I’m excited to see more of your work as well!!

    • Monica Lee says:

      Kellee, I hold myself to a different standard too….! Your comment so resonates with me too! Why do we do that? Fabulous and wise words! thank you!

      • Kellee Rich says:

        Thanks for your reply and lovely words, Monica! I’m so glad my comment resonated with you – I guess the beauty is that the more of us who own up to this difficult stuff, the fewer of us that feel alone. Your site and podcast is a huge contributor to that, so thank YOU!

  • Abigail says:

    Such a powerful and honest post — thanks so much for sharing this, Corrie!

  • This is amazing. I so needed this reminder today! Your work is fantastic and so unique. I love it!

  • Karen Burton says:

    Well, you’ve hit the nail on “my” head. I keep spinning my wheels with analysis paralysis and never feeling my ideas are “good enough” and therefore keep putting off creating because of so many fears and excuses. The “perfectionism” syndrome seems the be the culprit. I saw myself in your words and really appreciate knowing how you’ve come to own your own unique viewpoint. Your illustrations are charming and refreshing! Thanks for sharing your journey – it really resonates with me.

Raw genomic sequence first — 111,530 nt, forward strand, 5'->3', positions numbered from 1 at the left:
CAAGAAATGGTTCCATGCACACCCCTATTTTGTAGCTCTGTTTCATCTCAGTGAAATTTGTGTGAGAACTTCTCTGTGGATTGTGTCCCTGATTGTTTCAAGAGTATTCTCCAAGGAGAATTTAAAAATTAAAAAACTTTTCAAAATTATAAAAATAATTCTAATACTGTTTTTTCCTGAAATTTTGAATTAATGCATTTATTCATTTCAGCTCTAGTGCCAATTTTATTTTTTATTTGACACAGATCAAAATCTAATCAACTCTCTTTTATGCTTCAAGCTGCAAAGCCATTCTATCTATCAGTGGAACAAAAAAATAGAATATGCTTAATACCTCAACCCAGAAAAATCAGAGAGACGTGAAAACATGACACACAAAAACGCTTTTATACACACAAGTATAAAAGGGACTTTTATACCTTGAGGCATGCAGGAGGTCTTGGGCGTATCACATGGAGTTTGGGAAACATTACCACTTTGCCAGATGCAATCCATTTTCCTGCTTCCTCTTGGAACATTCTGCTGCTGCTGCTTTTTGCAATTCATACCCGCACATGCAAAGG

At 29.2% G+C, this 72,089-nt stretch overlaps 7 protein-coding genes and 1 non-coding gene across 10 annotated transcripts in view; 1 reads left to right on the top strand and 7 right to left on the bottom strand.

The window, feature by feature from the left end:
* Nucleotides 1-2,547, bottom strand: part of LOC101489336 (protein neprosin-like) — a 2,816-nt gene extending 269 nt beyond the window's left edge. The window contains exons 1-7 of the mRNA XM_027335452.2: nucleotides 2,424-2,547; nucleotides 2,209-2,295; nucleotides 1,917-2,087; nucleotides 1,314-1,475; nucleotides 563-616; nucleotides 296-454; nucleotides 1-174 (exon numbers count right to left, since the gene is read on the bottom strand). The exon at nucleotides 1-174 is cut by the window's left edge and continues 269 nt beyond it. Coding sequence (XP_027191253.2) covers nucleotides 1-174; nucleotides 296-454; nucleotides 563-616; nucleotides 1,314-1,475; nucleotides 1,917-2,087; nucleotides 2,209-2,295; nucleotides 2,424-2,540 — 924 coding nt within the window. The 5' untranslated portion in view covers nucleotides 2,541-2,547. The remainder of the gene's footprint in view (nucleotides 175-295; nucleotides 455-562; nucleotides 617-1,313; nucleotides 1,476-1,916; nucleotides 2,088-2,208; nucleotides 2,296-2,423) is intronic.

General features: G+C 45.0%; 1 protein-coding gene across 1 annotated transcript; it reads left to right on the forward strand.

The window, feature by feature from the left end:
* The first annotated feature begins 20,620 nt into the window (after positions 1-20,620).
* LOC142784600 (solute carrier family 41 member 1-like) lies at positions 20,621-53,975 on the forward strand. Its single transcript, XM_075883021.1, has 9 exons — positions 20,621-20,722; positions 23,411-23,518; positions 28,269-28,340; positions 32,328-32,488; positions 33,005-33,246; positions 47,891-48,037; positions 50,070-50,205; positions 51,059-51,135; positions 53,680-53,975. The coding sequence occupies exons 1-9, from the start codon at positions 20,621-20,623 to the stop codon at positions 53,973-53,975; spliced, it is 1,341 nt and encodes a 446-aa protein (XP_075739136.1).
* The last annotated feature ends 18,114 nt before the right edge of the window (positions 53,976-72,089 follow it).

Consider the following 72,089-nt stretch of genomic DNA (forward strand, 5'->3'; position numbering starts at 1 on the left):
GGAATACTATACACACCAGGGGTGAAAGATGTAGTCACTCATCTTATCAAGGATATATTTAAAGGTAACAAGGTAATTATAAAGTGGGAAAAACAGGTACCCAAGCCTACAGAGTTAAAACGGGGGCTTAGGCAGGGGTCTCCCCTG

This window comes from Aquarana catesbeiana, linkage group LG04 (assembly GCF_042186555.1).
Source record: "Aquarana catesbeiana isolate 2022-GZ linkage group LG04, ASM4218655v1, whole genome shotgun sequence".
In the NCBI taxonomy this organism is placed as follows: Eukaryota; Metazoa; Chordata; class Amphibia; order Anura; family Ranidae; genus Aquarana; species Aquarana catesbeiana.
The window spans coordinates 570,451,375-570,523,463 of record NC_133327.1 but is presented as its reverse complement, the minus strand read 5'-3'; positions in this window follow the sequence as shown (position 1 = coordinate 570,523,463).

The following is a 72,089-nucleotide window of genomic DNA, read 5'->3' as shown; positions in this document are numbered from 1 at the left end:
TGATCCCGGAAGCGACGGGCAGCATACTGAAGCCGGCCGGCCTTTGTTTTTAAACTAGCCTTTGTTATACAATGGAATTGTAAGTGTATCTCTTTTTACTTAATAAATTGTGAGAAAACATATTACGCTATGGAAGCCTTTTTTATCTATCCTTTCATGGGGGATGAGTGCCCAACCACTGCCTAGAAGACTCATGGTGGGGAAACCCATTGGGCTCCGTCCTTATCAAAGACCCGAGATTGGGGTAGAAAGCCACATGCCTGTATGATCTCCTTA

• Corrie says:

      Hi Karen – It feels like a relief when I realize I’m not the only one! Thanks so much for reading and sharing your story as well!

  • sarah summers says:

    Hi Corrie – I love what you’re doing.. are you finding the whole process of being creative ‘easier’? Has it all snapped into place?

    • Corrie says:

      Hi Sarah! It’s getting there, but it has definitely been a process! It’s funny, I try so hard to get things to “snap” into place and get it all figured out, but the biggest ingredient for me in figuring out the whole creative process is time… which I do not like! I like things to happen quickly and move on from there, so I’m learning patience, too 🙂
      How about you? Where are you at in your creative process/journey?

      • sarah summers says:

        I’m getting there too…I’ve recently made a few changes to how I work, including, only accepting commissions which I know I’ll enjoy. I feel, I haven’t yet found my true voice, but I have confidence that it will come, with time. I wish you lots of success in the future. xxx

        • Corrie says:

          That’s great, Sarah! I wish you the same! xo